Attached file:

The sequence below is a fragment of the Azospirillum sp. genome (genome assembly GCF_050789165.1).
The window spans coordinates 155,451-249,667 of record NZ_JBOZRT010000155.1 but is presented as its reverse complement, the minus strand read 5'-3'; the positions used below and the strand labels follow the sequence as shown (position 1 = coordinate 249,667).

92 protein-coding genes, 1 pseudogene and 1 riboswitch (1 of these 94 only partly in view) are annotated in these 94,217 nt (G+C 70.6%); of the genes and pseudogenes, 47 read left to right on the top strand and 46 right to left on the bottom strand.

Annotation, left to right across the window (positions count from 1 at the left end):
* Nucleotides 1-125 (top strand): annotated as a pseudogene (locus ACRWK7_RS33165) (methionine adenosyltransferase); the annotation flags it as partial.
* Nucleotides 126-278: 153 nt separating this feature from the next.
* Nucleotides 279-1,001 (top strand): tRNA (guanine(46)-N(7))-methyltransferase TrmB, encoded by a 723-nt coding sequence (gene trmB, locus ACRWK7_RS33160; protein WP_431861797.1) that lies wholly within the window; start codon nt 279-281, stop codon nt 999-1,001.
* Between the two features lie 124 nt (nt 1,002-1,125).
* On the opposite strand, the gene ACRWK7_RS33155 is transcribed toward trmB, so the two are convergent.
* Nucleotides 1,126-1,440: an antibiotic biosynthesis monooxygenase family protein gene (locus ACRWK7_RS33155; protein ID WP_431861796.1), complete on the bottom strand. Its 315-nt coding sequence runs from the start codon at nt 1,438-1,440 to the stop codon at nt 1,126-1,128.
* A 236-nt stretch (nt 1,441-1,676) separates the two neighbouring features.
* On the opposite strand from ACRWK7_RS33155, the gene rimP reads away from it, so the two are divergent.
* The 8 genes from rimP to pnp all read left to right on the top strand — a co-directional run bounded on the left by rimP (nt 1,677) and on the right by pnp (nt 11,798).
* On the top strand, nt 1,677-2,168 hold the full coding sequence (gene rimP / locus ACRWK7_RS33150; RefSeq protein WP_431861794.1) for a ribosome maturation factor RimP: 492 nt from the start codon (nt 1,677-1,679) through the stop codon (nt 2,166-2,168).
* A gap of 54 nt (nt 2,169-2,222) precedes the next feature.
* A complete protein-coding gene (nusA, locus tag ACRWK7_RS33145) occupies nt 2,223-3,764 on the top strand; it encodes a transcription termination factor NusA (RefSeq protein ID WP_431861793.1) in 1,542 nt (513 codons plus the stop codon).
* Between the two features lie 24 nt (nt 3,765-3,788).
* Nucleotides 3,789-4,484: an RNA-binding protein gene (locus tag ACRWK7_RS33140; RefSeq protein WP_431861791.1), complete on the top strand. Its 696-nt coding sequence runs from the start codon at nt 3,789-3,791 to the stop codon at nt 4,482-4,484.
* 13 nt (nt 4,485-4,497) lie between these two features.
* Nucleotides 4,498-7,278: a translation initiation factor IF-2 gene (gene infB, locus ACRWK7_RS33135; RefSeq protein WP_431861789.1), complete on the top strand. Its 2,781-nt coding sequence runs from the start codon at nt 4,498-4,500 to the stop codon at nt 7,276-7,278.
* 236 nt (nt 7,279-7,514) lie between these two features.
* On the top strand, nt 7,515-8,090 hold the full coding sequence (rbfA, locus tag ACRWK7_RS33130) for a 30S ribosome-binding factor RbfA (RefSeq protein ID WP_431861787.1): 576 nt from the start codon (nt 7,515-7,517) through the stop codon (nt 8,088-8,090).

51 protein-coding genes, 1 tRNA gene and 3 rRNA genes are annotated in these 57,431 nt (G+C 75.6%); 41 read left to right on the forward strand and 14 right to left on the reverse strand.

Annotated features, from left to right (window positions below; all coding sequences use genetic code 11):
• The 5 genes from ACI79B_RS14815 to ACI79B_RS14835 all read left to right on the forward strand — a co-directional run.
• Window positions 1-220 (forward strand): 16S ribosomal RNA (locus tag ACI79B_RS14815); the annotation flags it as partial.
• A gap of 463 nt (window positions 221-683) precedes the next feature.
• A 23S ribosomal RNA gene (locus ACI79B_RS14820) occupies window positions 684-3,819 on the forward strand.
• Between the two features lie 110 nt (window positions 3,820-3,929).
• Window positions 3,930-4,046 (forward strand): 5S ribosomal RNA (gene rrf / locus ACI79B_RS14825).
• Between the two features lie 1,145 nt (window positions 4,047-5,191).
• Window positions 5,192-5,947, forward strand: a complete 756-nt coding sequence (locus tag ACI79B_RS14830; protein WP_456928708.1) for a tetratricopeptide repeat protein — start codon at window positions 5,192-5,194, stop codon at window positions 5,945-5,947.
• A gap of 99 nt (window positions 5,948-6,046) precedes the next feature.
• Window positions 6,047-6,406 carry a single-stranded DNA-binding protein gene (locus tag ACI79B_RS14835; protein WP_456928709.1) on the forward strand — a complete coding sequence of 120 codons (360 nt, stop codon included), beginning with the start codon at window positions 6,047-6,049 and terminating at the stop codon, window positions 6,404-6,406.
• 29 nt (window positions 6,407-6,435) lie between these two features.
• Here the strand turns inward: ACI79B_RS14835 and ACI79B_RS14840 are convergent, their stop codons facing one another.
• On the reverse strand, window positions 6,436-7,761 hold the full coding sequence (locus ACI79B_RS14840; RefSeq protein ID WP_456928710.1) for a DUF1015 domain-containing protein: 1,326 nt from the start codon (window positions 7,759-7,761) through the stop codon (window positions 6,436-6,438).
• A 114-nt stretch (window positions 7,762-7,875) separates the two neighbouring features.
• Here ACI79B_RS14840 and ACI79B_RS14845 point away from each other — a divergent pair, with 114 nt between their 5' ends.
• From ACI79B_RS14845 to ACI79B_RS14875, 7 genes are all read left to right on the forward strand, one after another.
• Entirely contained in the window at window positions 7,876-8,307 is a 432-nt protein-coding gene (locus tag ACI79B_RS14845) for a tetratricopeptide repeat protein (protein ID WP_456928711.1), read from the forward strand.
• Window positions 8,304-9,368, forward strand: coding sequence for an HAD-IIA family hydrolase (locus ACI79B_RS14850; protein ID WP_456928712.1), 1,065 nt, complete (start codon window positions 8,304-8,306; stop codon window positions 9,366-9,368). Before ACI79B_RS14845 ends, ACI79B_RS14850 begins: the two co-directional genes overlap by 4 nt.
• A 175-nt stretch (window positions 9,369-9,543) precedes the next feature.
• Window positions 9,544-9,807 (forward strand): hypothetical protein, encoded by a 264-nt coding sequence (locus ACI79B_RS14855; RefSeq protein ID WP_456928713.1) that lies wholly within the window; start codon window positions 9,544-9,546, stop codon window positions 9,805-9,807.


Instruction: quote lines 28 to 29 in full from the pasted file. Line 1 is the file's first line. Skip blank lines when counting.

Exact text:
• A 23S ribosomal RNA gene (locus ACI79B_RS14820) occupies window positions 684-3,819 on the forward strand.
• Between the two features lie 110 nt (window positions 3,820-3,929).